A Ruling That Messes with Texas
ALEX CHADWICK, host:
Okay, and back to this Texas redistricting decision. We're joined by NPR Washington Editor Ron Elving. Ron, welcome back to the show, and what are the political implications of today's decisions? Do you think - Dahlia says she's not sure about this immediate election season coming up. Have you heard anything?
RON ELVING reporting:
Alex, I don't think that this is going to make a great deal of difference, particularly not in comparison to what a different decision could have done. If the Court had been willing to throw out this Texas map, as it was drawn in 2004 and used in the 2004 elections, it might very well affect four or five, or even six seats, going back from Republican to Democratic as they were before 2004. If that were to happen, it would be a huge, inestimable boost for the chances of the Democrats taking back control of the House this November. But the Court did not do that.
What they said was, a couple of these districts bother us because it looks like you diluted the effectiveness of Hispanic voting in the 23rd, 28th districts down along the border. The 23rd district of Texas is an immense district. It has something like 800 miles of the border with Mexico. It's larger as a district than about two-thirds of the states east of the Mississippi.
ELVING: And in this enormous area, votes of Hispanics were moved around in such a way as to split them so that you got a Democrat elected in the 28th - Henry Cueller, and you've got a Democrat - excuse me, a Republican elected in the huge 23rd district that I was just describing, and that's Henry Bonilla. And those two guys may have to clash again. We may draw some of the districts around them again, but probably not more than one seat could change party hands as a result.
CHADWICK: Well, here's the other thing in this decision. The Court says, you state legislatures, if you want to change these district lines more often than once every ten years, go right ahead. When there's a partisan advantage to one party or the other, our state legislatures now going to be redrawing these lines all the time, and isn't that going to - I mean, that would be, kind of, a fundamental change in American politics, wouldn't it?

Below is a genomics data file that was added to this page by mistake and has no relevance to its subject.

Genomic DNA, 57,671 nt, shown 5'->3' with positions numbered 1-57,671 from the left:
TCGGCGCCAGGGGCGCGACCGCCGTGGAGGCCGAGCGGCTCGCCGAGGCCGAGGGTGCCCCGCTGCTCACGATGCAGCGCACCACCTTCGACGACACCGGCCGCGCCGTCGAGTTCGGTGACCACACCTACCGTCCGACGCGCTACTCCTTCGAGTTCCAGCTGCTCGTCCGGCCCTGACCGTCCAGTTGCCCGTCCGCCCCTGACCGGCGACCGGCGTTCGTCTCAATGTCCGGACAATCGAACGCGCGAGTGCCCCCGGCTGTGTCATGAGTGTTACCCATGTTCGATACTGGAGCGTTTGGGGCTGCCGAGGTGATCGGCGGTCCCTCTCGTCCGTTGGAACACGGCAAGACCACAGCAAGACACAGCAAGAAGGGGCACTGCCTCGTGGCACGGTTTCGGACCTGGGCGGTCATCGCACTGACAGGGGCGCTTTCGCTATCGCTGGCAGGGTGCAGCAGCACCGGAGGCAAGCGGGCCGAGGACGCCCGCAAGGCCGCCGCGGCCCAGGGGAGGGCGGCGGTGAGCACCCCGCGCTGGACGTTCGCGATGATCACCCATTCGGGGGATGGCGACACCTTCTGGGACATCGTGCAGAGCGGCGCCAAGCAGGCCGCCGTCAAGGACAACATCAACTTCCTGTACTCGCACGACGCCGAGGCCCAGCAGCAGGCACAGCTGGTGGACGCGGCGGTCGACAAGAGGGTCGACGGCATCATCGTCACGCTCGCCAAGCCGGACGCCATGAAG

ELVING: It's possible, but what the Court is essentially saying is, we don't really find anything in the Constitution that says you can't do it more often than once every ten years, you just have to do it no less often. After there's a census, you must redraw to adjust to that census, but they didn't see a limit in the Constitution, as indeed, the Supreme Court has, in more or less glancing ways, in the past, implied that if they saw a reason for forcing a state to redraw its map between censuses, the Court itself ordered many states to do this, again because of dilution of minority voting rights.
So the Court can scarcely order people to do it and then turn around and say, but under no other circumstances may you ever. The way they read the Constitution -- you can do it as often as you can muster the political will to do so, but that's, after all, a big if. A lot of states are not going to see it worth having this battle over and over and over again. It tends to consume the calendar whenever a state redraws its congressional or its legislative district maps.
CHADWICK: Well, perhaps this is the lasting legacy of Tom DeLay.
ELVING: Tom DeLay appears to have succeeded in redistricting Texas to give it a Republican majority, at least for the foreseeable future, in the House of Representatives.
CHADWICK: NPR's Senior Washington Editor Ron Elving. Thanks Ron.
ELVING: Thank you Alex.
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